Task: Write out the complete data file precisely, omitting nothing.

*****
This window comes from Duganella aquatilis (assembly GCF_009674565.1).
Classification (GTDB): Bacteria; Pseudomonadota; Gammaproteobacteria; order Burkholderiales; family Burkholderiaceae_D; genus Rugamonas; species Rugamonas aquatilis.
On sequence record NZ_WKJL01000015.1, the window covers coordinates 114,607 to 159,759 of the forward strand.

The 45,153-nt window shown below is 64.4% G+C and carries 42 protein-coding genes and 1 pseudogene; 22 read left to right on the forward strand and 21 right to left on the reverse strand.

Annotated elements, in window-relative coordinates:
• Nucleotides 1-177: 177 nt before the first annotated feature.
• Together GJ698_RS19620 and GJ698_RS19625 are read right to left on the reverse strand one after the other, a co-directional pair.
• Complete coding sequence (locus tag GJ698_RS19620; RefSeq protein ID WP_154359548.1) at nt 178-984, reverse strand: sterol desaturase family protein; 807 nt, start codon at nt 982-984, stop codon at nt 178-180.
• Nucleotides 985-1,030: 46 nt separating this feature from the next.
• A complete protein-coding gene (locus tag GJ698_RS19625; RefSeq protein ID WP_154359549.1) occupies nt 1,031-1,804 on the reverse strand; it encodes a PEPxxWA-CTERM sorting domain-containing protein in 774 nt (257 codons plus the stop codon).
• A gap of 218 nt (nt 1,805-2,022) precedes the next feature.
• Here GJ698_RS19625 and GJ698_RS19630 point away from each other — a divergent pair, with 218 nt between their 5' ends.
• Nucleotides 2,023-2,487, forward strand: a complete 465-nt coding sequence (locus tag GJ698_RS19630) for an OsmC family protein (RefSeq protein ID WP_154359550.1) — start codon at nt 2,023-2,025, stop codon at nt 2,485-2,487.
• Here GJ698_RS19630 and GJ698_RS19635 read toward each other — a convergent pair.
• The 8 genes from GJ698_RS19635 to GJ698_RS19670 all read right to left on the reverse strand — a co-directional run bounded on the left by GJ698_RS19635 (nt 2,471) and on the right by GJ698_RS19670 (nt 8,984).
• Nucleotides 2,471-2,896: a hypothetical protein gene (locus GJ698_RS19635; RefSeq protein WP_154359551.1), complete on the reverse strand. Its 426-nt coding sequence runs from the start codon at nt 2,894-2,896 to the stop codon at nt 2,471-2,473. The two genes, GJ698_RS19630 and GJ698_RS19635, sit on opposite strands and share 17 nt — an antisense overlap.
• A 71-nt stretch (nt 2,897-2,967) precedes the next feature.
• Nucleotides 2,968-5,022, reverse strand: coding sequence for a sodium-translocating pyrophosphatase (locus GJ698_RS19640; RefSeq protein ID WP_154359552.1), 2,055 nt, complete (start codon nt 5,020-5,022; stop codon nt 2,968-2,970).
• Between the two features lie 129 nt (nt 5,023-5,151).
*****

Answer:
This window comes from Duganella aquatilis (assembly GCF_009674565.1).
Classification (GTDB): Bacteria; Pseudomonadota; Gammaproteobacteria; order Burkholderiales; family Burkholderiaceae_D; genus Rugamonas; species Rugamonas aquatilis.
On sequence record NZ_WKJL01000015.1, the window covers coordinates 114,607 to 159,759 of the forward strand.

The 45,153-nt window shown below is 64.4% G+C and carries 42 protein-coding genes and 1 pseudogene; 22 read left to right on the forward strand and 21 right to left on the reverse strand.

Annotated elements, in window-relative coordinates:
• Nucleotides 1-177: 177 nt before the first annotated feature.
• Together GJ698_RS19620 and GJ698_RS19625 are read right to left on the reverse strand one after the other, a co-directional pair.
• Complete coding sequence (locus tag GJ698_RS19620; RefSeq protein ID WP_154359548.1) at nt 178-984, reverse strand: sterol desaturase family protein; 807 nt, start codon at nt 982-984, stop codon at nt 178-180.
• Nucleotides 985-1,030: 46 nt separating this feature from the next.
• A complete protein-coding gene (locus tag GJ698_RS19625; RefSeq protein ID WP_154359549.1) occupies nt 1,031-1,804 on the reverse strand; it encodes a PEPxxWA-CTERM sorting domain-containing protein in 774 nt (257 codons plus the stop codon).
• A gap of 218 nt (nt 1,805-2,022) precedes the next feature.
• Here GJ698_RS19625 and GJ698_RS19630 point away from each other — a divergent pair, with 218 nt between their 5' ends.
• Nucleotides 2,023-2,487, forward strand: a complete 465-nt coding sequence (locus tag GJ698_RS19630) for an OsmC family protein (RefSeq protein ID WP_154359550.1) — start codon at nt 2,023-2,025, stop codon at nt 2,485-2,487.
• Here GJ698_RS19630 and GJ698_RS19635 read toward each other — a convergent pair.
• The 8 genes from GJ698_RS19635 to GJ698_RS19670 all read right to left on the reverse strand — a co-directional run bounded on the left by GJ698_RS19635 (nt 2,471) and on the right by GJ698_RS19670 (nt 8,984).
• Nucleotides 2,471-2,896: a hypothetical protein gene (locus GJ698_RS19635; RefSeq protein WP_154359551.1), complete on the reverse strand. Its 426-nt coding sequence runs from the start codon at nt 2,894-2,896 to the stop codon at nt 2,471-2,473. The two genes, GJ698_RS19630 and GJ698_RS19635, sit on opposite strands and share 17 nt — an antisense overlap.
• A 71-nt stretch (nt 2,897-2,967) precedes the next feature.
• Nucleotides 2,968-5,022, reverse strand: coding sequence for a sodium-translocating pyrophosphatase (locus GJ698_RS19640; RefSeq protein ID WP_154359552.1), 2,055 nt, complete (start codon nt 5,020-5,022; stop codon nt 2,968-2,970).
• Between the two features lie 129 nt (nt 5,023-5,151).